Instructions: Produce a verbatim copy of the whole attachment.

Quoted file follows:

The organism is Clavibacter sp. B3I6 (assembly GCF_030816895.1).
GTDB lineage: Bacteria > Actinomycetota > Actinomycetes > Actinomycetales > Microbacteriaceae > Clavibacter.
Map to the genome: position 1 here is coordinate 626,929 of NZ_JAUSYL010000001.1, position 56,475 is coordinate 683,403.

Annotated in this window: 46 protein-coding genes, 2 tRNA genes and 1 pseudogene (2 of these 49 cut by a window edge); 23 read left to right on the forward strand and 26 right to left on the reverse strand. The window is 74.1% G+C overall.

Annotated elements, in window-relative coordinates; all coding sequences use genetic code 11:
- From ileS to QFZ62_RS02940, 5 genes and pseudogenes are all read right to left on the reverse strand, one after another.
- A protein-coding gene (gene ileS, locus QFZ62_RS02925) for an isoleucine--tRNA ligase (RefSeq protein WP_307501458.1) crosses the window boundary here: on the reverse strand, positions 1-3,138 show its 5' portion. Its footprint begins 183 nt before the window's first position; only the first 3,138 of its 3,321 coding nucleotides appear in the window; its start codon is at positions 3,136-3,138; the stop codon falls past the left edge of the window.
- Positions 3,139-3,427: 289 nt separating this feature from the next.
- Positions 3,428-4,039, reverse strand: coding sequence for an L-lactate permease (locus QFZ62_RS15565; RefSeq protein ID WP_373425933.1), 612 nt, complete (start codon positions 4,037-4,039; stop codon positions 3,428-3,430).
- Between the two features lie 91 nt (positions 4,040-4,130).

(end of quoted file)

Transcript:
The organism is Clavibacter sp. B3I6 (assembly GCF_030816895.1).
GTDB lineage: Bacteria > Actinomycetota > Actinomycetes > Actinomycetales > Microbacteriaceae > Clavibacter.
Map to the genome: position 1 here is coordinate 626,929 of NZ_JAUSYL010000001.1, position 56,475 is coordinate 683,403.

Annotated in this window: 46 protein-coding genes, 2 tRNA genes and 1 pseudogene (2 of these 49 cut by a window edge); 23 read left to right on the forward strand and 26 right to left on the reverse strand. The window is 74.1% G+C overall.

Annotated elements, in window-relative coordinates; all coding sequences use genetic code 11:
- From ileS to QFZ62_RS02940, 5 genes and pseudogenes are all read right to left on the reverse strand, one after another.
- A protein-coding gene (gene ileS, locus QFZ62_RS02925) for an isoleucine--tRNA ligase (RefSeq protein WP_307501458.1) crosses the window boundary here: on the reverse strand, positions 1-3,138 show its 5' portion. Its footprint begins 183 nt before the window's first position; only the first 3,138 of its 3,321 coding nucleotides appear in the window; its start codon is at positions 3,136-3,138; the stop codon falls past the left edge of the window.
- Positions 3,139-3,427: 289 nt separating this feature from the next.
- Positions 3,428-4,039, reverse strand: coding sequence for an L-lactate permease (locus QFZ62_RS15565; RefSeq protein ID WP_373425933.1), 612 nt, complete (start codon positions 4,037-4,039; stop codon positions 3,428-3,430).
- Between the two features lie 91 nt (positions 4,040-4,130).